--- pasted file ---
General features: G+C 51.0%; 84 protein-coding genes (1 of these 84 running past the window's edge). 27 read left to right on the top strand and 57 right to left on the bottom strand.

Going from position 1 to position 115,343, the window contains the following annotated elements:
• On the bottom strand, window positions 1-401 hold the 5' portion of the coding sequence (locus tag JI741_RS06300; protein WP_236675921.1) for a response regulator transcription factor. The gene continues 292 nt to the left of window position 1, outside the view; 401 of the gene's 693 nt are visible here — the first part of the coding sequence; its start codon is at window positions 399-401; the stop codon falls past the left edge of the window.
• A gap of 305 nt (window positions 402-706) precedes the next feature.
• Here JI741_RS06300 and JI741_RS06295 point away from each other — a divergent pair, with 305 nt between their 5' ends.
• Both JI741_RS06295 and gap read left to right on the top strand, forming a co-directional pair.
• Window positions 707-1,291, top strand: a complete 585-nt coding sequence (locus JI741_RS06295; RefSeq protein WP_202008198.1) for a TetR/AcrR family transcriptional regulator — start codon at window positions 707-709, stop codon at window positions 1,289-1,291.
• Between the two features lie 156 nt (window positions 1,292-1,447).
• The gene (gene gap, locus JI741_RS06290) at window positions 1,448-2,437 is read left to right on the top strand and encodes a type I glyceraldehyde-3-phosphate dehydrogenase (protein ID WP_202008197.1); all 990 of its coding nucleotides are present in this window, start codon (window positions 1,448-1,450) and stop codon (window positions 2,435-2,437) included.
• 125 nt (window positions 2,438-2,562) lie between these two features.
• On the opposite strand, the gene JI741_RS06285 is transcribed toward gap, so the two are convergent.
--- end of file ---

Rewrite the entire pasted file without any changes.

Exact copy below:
General features: G+C 51.0%; 84 protein-coding genes (1 of these 84 running past the window's edge). 27 read left to right on the top strand and 57 right to left on the bottom strand.

Going from position 1 to position 115,343, the window contains the following annotated elements:
• On the bottom strand, window positions 1-401 hold the 5' portion of the coding sequence (locus tag JI741_RS06300; protein WP_236675921.1) for a response regulator transcription factor. The gene continues 292 nt to the left of window position 1, outside the view; 401 of the gene's 693 nt are visible here — the first part of the coding sequence; its start codon is at window positions 399-401; the stop codon falls past the left edge of the window.
• A gap of 305 nt (window positions 402-706) precedes the next feature.
• Here JI741_RS06300 and JI741_RS06295 point away from each other — a divergent pair, with 305 nt between their 5' ends.
• Both JI741_RS06295 and gap read left to right on the top strand, forming a co-directional pair.
• Window positions 707-1,291, top strand: a complete 585-nt coding sequence (locus JI741_RS06295; RefSeq protein WP_202008198.1) for a TetR/AcrR family transcriptional regulator — start codon at window positions 707-709, stop codon at window positions 1,289-1,291.
• Between the two features lie 156 nt (window positions 1,292-1,447).
• The gene (gene gap, locus JI741_RS06290) at window positions 1,448-2,437 is read left to right on the top strand and encodes a type I glyceraldehyde-3-phosphate dehydrogenase (protein ID WP_202008197.1); all 990 of its coding nucleotides are present in this window, start codon (window positions 1,448-1,450) and stop codon (window positions 2,435-2,437) included.
• 125 nt (window positions 2,438-2,562) lie between these two features.
• On the opposite strand, the gene JI741_RS06285 is transcribed toward gap, so the two are convergent.